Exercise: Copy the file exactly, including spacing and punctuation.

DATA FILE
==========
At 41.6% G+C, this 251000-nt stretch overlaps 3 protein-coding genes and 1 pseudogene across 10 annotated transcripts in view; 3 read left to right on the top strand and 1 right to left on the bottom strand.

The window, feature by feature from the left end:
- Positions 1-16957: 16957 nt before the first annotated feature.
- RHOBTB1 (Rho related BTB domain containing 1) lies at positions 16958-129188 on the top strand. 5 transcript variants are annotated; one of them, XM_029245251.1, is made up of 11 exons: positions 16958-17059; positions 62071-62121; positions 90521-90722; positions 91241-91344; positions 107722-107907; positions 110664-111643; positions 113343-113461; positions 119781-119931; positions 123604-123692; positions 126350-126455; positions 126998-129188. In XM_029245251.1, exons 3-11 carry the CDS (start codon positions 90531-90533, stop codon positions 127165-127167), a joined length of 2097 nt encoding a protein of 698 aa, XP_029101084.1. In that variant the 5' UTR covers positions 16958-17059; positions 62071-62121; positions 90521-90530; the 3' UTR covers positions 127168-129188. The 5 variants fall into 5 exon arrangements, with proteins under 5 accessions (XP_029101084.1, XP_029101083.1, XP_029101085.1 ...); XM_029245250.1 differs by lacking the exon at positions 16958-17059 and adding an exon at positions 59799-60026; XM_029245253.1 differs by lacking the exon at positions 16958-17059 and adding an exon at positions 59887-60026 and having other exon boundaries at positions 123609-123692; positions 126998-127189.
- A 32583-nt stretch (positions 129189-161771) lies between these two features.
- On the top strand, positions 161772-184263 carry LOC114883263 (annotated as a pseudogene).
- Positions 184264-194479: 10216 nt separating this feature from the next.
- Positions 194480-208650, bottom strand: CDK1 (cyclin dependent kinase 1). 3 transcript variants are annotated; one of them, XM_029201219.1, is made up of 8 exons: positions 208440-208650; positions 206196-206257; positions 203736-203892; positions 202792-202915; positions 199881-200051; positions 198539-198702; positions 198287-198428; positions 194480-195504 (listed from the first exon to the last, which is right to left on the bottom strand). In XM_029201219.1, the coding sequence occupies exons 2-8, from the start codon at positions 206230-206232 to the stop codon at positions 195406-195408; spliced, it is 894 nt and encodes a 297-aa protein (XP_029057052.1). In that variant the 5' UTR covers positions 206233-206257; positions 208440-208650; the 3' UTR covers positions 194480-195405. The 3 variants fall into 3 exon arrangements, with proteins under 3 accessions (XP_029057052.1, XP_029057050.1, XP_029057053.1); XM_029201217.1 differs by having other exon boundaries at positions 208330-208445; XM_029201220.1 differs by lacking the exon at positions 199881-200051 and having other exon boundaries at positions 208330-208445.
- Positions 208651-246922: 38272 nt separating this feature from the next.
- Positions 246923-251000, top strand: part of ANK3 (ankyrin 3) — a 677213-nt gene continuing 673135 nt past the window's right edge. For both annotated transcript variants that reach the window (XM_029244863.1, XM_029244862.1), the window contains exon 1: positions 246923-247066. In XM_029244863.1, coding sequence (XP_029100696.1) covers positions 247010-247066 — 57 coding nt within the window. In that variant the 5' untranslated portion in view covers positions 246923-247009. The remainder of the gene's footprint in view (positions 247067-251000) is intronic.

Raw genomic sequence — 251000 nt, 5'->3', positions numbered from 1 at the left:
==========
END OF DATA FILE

At 41.6% G+C, this 251000-nt stretch overlaps 3 protein-coding genes and 1 pseudogene across 10 annotated transcripts in view; 3 read left to right on the top strand and 1 right to left on the bottom strand.

The window, feature by feature from the left end:
- Positions 1-16957: 16957 nt before the first annotated feature.
- RHOBTB1 (Rho related BTB domain containing 1) lies at positions 16958-129188 on the top strand. 5 transcript variants are annotated; one of them, XM_029245251.1, is made up of 11 exons: positions 16958-17059; positions 62071-62121; positions 90521-90722; positions 91241-91344; positions 107722-107907; positions 110664-111643; positions 113343-113461; positions 119781-119931; positions 123604-123692; positions 126350-126455; positions 126998-129188. In XM_029245251.1, exons 3-11 carry the CDS (start codon positions 90531-90533, stop codon positions 127165-127167), a joined length of 2097 nt encoding a protein of 698 aa, XP_029101084.1. In that variant the 5' UTR covers positions 16958-17059; positions 62071-62121; positions 90521-90530; the 3' UTR covers positions 127168-129188. The 5 variants fall into 5 exon arrangements, with proteins under 5 accessions (XP_029101084.1, XP_029101083.1, XP_029101085.1 ...); XM_029245250.1 differs by lacking the exon at positions 16958-17059 and adding an exon at positions 59799-60026; XM_029245253.1 differs by lacking the exon at positions 16958-17059 and adding an exon at positions 59887-60026 and having other exon boundaries at positions 123609-123692; positions 126998-127189.
- A 32583-nt stretch (positions 129189-161771) lies between these two features.
- On the top strand, positions 161772-184263 carry LOC114883263 (annotated as a pseudogene).
- Positions 184264-194479: 10216 nt separating this feature from the next.
- Positions 194480-208650, bottom strand: CDK1 (cyclin dependent kinase 1). 3 transcript variants are annotated; one of them, XM_029201219.1, is made up of 8 exons: positions 208440-208650; positions 206196-206257; positions 203736-203892; positions 202792-202915; positions 199881-200051; positions 198539-198702; positions 198287-198428; positions 194480-195504 (listed from the first exon to the last, which is right to left on the bottom strand). In XM_029201219.1, the coding sequence occupies exons 2-8, from the start codon at positions 206230-206232 to the stop codon at positions 195406-195408; spliced, it is 894 nt and encodes a 297-aa protein (XP_029057052.1). In that variant the 5' UTR covers positions 206233-206257; positions 208440-208650; the 3' UTR covers positions 194480-195405. The 3 variants fall into 3 exon arrangements, with proteins under 3 accessions (XP_029057052.1, XP_029057050.1, XP_029057053.1); XM_029201217.1 differs by having other exon boundaries at positions 208330-208445; XM_029201220.1 differs by lacking the exon at positions 199881-200051 and having other exon boundaries at positions 208330-208445.
- Positions 208651-246922: 38272 nt separating this feature from the next.
- Positions 246923-251000, top strand: part of ANK3 (ankyrin 3) — a 677213-nt gene continuing 673135 nt past the window's right edge. For both annotated transcript variants that reach the window (XM_029244863.1, XM_029244862.1), the window contains exon 1: positions 246923-247066. In XM_029244863.1, coding sequence (XP_029100696.1) covers positions 247010-247066 — 57 coding nt within the window. In that variant the 5' untranslated portion in view covers positions 246923-247009. The remainder of the gene's footprint in view (positions 247067-251000) is intronic.

Raw genomic sequence — 251000 nt, 5'->3', positions numbered from 1 at the left: